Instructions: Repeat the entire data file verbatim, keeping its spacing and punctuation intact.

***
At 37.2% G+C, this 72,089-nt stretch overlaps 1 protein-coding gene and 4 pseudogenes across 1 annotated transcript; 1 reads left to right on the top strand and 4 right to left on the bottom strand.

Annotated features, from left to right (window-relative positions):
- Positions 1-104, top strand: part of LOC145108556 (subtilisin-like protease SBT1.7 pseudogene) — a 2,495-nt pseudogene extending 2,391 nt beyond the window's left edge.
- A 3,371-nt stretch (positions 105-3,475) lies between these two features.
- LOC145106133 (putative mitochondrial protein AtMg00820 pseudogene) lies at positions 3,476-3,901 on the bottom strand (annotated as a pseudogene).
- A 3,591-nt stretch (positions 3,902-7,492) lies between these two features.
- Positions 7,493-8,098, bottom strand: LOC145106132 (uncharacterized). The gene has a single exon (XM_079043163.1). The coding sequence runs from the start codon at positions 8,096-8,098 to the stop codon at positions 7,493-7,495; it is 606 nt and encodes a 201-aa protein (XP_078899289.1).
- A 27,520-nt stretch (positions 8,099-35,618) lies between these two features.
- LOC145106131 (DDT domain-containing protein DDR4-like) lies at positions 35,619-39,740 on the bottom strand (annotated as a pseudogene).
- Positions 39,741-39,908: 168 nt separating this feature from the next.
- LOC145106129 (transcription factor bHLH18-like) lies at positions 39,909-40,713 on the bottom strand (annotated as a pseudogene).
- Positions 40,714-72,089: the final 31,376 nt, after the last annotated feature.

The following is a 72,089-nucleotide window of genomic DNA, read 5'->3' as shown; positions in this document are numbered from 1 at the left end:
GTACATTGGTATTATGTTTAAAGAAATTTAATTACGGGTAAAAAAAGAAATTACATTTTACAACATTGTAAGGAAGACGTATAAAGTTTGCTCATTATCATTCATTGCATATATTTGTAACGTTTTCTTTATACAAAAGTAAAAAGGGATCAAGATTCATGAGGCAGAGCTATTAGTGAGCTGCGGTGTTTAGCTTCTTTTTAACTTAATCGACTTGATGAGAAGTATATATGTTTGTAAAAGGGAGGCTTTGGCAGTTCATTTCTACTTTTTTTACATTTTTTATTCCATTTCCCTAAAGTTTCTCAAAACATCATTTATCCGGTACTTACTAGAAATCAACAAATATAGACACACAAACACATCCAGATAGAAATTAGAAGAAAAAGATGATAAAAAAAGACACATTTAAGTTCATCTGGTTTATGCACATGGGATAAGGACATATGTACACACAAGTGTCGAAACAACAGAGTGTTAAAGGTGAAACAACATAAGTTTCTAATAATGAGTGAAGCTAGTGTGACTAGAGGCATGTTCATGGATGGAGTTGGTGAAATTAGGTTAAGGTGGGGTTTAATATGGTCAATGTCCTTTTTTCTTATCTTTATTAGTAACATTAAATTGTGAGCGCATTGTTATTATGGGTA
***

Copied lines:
At 37.2% G+C, this 72,089-nt stretch overlaps 1 protein-coding gene and 4 pseudogenes across 1 annotated transcript; 1 reads left to right on the top strand and 4 right to left on the bottom strand.

Annotated features, from left to right (window-relative positions):
- Positions 1-104, top strand: part of LOC145108556 (subtilisin-like protease SBT1.7 pseudogene) — a 2,495-nt pseudogene extending 2,391 nt beyond the window's left edge.
- A 3,371-nt stretch (positions 105-3,475) lies between these two features.
- LOC145106133 (putative mitochondrial protein AtMg00820 pseudogene) lies at positions 3,476-3,901 on the bottom strand (annotated as a pseudogene).
- A 3,591-nt stretch (positions 3,902-7,492) lies between these two features.
- Positions 7,493-8,098, bottom strand: LOC145106132 (uncharacterized). The gene has a single exon (XM_079043163.1). The coding sequence runs from the start codon at positions 8,096-8,098 to the stop codon at positions 7,493-7,495; it is 606 nt and encodes a 201-aa protein (XP_078899289.1).
- A 27,520-nt stretch (positions 8,099-35,618) lies between these two features.
- LOC145106131 (DDT domain-containing protein DDR4-like) lies at positions 35,619-39,740 on the bottom strand (annotated as a pseudogene).
- Positions 39,741-39,908: 168 nt separating this feature from the next.
- LOC145106129 (transcription factor bHLH18-like) lies at positions 39,909-40,713 on the bottom strand (annotated as a pseudogene).
- Positions 40,714-72,089: the final 31,376 nt, after the last annotated feature.

The following is a 72,089-nucleotide window of genomic DNA, read 5'->3' as shown; positions in this document are numbered from 1 at the left end:
GTACATTGGTATTATGTTTAAAGAAATTTAATTACGGGTAAAAAAAGAAATTACATTTTACAACATTGTAAGGAAGACGTATAAAGTTTGCTCATTATCATTCATTGCATATATTTGTAACGTTTTCTTTATACAAAAGTAAAAAGGGATCAAGATTCATGAGGCAGAGCTATTAGTGAGCTGCGGTGTTTAGCTTCTTTTTAACTTAATCGACTTGATGAGAAGTATATATGTTTGTAAAAGGGAGGCTTTGGCAGTTCATTTCTACTTTTTTTACATTTTTTATTCCATTTCCCTAAAGTTTCTCAAAACATCATTTATCCGGTACTTACTAGAAATCAACAAATATAGACACACAAACACATCCAGATAGAAATTAGAAGAAAAAGATGATAAAAAAAGACACATTTAAGTTCATCTGGTTTATGCACATGGGATAAGGACATATGTACACACAAGTGTCGAAACAACAGAGTGTTAAAGGTGAAACAACATAAGTTTCTAATAATGAGTGAAGCTAGTGTGACTAGAGGCATGTTCATGGATGGAGTTGGTGAAATTAGGTTAAGGTGGGGTTTAATATGGTCAATGTCCTTTTTTCTTATCTTTATTAGTAACATTAAATTGTGAGCGCATTGTTATTATGGGTA